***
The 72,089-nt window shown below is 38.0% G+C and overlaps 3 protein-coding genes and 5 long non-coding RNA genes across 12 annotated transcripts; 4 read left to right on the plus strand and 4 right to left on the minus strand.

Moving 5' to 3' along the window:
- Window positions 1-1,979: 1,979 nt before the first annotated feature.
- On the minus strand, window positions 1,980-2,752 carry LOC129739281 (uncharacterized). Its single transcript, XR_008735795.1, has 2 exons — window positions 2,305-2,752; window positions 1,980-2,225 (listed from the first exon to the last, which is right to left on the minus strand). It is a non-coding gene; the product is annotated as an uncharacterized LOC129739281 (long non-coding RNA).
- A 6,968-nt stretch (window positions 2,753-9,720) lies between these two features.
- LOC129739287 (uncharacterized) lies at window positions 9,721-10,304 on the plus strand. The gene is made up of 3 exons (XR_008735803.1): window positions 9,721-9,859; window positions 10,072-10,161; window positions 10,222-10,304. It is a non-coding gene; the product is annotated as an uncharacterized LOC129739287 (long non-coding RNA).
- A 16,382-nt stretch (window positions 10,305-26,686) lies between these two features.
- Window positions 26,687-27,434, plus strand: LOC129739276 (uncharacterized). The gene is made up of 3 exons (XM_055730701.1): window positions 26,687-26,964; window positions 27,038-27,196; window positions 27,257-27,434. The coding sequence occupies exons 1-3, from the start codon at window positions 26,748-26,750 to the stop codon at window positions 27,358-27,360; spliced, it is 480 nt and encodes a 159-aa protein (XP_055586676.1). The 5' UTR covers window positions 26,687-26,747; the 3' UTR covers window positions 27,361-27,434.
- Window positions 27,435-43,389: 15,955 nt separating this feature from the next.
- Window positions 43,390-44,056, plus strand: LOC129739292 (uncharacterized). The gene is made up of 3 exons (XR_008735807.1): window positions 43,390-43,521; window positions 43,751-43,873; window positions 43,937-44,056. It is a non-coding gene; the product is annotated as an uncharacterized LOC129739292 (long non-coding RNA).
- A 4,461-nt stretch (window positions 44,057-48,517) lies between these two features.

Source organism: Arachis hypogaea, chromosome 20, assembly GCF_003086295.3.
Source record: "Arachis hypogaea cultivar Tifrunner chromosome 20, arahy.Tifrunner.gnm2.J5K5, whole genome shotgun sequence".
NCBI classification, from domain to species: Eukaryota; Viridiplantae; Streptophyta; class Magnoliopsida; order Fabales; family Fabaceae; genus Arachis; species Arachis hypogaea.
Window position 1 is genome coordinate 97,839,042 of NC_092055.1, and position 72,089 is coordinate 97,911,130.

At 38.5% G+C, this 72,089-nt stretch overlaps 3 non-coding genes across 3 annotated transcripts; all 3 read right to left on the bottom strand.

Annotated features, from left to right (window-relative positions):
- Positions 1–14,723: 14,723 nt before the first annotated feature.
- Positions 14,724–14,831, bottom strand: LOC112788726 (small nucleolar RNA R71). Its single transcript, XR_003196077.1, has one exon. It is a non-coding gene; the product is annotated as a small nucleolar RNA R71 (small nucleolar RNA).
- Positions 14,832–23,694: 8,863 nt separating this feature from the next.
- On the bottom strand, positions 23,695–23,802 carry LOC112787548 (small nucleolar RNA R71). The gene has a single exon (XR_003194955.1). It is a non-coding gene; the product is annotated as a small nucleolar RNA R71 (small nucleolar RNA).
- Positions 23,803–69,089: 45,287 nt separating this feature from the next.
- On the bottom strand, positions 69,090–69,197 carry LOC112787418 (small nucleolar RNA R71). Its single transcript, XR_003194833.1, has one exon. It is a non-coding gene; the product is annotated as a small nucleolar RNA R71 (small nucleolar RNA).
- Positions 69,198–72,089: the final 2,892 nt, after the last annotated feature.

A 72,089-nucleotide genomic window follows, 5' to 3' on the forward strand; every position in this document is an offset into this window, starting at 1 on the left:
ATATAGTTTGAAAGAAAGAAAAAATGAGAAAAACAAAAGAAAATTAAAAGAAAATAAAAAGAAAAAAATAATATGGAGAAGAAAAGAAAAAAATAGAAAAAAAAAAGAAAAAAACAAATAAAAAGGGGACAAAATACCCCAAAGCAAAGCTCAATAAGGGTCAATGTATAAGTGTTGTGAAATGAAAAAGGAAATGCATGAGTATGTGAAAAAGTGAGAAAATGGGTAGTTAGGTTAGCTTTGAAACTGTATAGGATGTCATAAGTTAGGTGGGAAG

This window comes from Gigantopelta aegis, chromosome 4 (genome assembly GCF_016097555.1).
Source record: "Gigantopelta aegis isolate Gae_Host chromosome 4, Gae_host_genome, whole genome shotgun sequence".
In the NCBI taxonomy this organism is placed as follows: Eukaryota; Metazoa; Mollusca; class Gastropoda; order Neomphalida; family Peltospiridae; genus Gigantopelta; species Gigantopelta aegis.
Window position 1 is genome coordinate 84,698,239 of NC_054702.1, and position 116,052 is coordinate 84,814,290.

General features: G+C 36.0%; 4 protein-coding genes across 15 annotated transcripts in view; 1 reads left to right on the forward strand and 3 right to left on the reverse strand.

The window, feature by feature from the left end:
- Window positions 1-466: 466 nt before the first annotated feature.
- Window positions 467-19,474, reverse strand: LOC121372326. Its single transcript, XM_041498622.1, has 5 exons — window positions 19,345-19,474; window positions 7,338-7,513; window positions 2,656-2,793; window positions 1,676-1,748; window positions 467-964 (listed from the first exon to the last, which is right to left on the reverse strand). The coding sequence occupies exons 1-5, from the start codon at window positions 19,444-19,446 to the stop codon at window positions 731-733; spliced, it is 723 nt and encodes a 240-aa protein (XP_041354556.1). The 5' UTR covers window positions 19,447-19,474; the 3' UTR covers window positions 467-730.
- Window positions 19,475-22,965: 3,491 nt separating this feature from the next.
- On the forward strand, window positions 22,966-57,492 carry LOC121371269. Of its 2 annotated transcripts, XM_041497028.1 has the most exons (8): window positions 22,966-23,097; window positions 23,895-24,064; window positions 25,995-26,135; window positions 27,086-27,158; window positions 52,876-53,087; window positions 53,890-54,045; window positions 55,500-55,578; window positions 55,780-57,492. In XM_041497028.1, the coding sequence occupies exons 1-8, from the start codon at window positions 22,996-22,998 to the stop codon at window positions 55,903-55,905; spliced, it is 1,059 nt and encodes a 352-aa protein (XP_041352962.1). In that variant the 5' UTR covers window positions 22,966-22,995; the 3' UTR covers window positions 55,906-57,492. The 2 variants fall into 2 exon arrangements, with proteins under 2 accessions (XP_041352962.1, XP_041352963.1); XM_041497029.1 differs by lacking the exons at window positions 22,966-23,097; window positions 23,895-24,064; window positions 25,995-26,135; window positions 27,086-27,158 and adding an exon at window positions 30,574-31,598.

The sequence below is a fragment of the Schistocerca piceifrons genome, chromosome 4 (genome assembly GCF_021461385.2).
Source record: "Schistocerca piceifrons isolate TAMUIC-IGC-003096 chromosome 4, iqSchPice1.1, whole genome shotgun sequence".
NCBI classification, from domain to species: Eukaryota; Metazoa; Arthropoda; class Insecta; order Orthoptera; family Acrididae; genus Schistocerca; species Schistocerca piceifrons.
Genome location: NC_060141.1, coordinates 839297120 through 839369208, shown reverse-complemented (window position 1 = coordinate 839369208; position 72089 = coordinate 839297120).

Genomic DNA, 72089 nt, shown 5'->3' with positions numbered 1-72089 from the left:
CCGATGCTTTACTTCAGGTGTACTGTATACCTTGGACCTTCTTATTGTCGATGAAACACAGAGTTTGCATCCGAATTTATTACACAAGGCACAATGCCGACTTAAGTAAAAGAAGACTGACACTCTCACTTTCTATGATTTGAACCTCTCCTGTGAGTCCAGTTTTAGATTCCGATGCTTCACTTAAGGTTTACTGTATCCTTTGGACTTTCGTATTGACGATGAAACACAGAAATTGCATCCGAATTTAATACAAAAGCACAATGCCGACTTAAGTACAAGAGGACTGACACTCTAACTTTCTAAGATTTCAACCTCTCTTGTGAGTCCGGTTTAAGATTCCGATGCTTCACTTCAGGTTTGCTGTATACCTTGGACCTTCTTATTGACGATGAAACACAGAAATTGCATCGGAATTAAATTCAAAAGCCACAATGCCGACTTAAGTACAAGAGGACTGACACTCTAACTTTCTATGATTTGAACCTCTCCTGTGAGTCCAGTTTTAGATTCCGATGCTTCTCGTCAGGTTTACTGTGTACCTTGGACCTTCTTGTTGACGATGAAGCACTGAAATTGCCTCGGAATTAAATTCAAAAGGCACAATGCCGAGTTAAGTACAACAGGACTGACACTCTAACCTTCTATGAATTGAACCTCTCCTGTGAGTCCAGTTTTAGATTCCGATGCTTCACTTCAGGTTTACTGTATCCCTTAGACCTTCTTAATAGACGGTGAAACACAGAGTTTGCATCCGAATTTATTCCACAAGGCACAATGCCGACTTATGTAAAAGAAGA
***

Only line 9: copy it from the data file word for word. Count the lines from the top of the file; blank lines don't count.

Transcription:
- Window positions 27,435-43,389: 15,955 nt separating this feature from the next.